• Add the Cream – Slowly and carefully whisk in the heavy cream. The liquid will bubble as the cream is added, so allow it to subside before each addition.
  • Add the Butter – Whisk in the butter until incorporated into the caramel sauce. Let the mixture cool in the pan to room temperature, then transfer to a jar.

Recipe Video

YouTube video


  • Recipe Yield: about 1 cup.
  • Serving: 1 tablespoon.
  • Storing: Place in an airtight container or jar for up to 1 week.

Nutrition Facts

Serves: 16 servings
Calories 112kcal (6%)Carbohydrates 13g (4%)Protein 1g (2%)Fat 7g (11%)Saturated Fat 4g (20%)Cholesterol 23mg (8%)Sodium 5mgPotassium 8mgSugar 12g (13%)Vitamin A 251IU (5%)Vitamin C 1mg (1%)Calcium 8mg (1%)

Percent Daily Values are based on a 2000-calorie diet. All nutritional information is based on estimated third-party calculations. Each recipe and nutritional value will vary depending on the brands you use, measuring methods, and portion sizes per household.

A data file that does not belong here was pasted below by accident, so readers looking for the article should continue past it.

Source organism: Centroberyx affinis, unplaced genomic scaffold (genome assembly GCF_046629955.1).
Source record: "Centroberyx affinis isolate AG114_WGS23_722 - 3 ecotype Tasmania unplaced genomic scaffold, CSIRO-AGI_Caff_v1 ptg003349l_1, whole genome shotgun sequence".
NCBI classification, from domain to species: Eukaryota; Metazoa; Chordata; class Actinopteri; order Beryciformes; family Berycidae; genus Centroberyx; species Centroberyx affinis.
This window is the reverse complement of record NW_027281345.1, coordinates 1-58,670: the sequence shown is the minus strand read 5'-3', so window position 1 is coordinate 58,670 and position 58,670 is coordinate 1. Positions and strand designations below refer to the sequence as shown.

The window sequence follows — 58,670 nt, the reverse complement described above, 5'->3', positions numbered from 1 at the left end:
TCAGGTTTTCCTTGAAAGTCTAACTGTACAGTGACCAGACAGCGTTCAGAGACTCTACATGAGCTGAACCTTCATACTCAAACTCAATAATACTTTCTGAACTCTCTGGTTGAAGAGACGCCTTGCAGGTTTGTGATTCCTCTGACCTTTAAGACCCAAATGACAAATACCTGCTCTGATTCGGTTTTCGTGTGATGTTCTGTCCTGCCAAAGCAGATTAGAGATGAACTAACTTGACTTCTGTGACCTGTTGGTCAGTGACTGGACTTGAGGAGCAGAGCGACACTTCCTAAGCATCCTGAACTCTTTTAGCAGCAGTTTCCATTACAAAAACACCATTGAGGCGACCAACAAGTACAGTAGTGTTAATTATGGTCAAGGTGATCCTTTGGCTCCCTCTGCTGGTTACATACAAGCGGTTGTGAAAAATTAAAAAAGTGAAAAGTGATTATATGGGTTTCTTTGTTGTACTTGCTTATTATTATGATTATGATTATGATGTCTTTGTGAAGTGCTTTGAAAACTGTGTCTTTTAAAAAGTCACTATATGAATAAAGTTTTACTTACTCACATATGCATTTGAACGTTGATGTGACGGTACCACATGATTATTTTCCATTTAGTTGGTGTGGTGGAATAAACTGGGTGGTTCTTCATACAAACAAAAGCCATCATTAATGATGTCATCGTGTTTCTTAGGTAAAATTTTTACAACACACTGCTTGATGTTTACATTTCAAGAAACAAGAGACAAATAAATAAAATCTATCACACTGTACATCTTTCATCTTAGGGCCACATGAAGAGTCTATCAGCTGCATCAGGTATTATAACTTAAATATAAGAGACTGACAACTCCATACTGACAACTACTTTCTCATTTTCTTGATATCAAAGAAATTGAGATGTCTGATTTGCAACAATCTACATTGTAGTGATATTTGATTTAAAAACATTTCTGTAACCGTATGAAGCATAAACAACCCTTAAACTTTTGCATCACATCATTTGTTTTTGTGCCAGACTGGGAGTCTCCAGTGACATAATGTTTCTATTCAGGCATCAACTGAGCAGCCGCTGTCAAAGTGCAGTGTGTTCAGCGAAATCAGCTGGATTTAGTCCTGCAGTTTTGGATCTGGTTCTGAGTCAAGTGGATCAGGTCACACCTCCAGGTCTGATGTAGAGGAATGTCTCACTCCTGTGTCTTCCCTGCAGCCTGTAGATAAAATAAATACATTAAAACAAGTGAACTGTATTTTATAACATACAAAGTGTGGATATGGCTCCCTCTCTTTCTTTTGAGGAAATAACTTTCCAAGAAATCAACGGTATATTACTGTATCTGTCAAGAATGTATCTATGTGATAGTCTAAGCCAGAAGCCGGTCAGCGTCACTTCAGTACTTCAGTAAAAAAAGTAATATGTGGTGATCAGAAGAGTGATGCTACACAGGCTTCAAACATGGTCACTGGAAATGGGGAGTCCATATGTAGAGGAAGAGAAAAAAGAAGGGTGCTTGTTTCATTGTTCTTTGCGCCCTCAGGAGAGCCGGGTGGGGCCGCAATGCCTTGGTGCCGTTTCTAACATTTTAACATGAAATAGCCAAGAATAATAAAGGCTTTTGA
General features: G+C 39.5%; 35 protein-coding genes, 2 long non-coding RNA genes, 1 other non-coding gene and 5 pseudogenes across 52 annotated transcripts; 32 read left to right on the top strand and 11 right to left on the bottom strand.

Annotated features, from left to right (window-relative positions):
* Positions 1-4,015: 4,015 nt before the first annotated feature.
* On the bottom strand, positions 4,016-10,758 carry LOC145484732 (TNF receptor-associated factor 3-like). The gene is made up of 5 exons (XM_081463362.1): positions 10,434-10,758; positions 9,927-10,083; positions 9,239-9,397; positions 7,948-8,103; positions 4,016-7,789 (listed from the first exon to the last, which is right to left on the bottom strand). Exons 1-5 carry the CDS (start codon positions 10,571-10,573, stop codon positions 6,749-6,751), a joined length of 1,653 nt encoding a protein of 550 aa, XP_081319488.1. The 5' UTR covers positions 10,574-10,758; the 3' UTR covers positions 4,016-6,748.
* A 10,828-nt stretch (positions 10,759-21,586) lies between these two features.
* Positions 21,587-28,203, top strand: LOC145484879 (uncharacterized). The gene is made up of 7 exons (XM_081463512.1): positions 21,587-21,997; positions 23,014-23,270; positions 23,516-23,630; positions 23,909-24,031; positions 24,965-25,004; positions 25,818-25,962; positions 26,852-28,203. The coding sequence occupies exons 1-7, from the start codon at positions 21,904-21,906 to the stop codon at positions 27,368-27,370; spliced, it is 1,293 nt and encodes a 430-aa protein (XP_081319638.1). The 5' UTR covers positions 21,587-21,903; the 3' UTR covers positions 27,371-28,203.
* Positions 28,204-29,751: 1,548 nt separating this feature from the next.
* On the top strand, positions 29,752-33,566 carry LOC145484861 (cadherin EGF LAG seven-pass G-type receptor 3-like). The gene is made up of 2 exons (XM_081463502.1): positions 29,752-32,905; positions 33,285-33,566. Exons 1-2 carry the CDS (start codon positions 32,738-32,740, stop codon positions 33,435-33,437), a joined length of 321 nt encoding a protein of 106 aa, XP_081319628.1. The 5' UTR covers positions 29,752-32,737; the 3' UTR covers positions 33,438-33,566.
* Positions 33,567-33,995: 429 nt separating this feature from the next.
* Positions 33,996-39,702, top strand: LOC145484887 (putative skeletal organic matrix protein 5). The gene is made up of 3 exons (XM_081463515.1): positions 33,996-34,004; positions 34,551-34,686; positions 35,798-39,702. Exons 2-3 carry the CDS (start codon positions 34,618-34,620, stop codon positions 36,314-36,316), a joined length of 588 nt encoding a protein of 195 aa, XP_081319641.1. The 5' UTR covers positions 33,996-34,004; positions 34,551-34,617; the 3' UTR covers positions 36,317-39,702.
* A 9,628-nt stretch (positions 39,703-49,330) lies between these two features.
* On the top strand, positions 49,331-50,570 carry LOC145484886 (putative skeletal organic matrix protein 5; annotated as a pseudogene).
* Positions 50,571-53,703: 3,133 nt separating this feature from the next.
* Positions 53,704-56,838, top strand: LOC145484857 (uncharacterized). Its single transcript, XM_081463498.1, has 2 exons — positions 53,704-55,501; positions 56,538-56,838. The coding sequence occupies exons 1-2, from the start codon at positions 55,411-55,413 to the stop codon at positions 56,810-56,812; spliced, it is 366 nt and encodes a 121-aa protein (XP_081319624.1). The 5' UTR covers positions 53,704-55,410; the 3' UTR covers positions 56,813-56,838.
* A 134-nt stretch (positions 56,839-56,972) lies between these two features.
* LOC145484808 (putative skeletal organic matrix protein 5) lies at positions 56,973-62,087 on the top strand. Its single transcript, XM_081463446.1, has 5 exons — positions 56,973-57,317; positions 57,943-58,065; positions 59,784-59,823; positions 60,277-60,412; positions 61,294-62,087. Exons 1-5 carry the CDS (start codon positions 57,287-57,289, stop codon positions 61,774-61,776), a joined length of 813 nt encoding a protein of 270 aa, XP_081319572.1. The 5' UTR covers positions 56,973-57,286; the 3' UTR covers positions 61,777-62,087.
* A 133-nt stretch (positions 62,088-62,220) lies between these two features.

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Jessica Gavin

I'm a culinary school graduate, cookbook author, and a mom who loves croissants! My passion is creating recipes and sharing the science behind cooking to help you gain confidence in the kitchen.

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  1. Amy says

    Would this work over popcorn or would the sauce be too thin? This is such a healthier, better choice vs corn syrups, etc. We are soooo excited to try this recipe!

    • Jessica Gavin says

      Yes, you can use brown sugar for a molasses note in the sauce. Keep an eye out for the aroma change, as the sauce will start off darker compared to granulated sugar.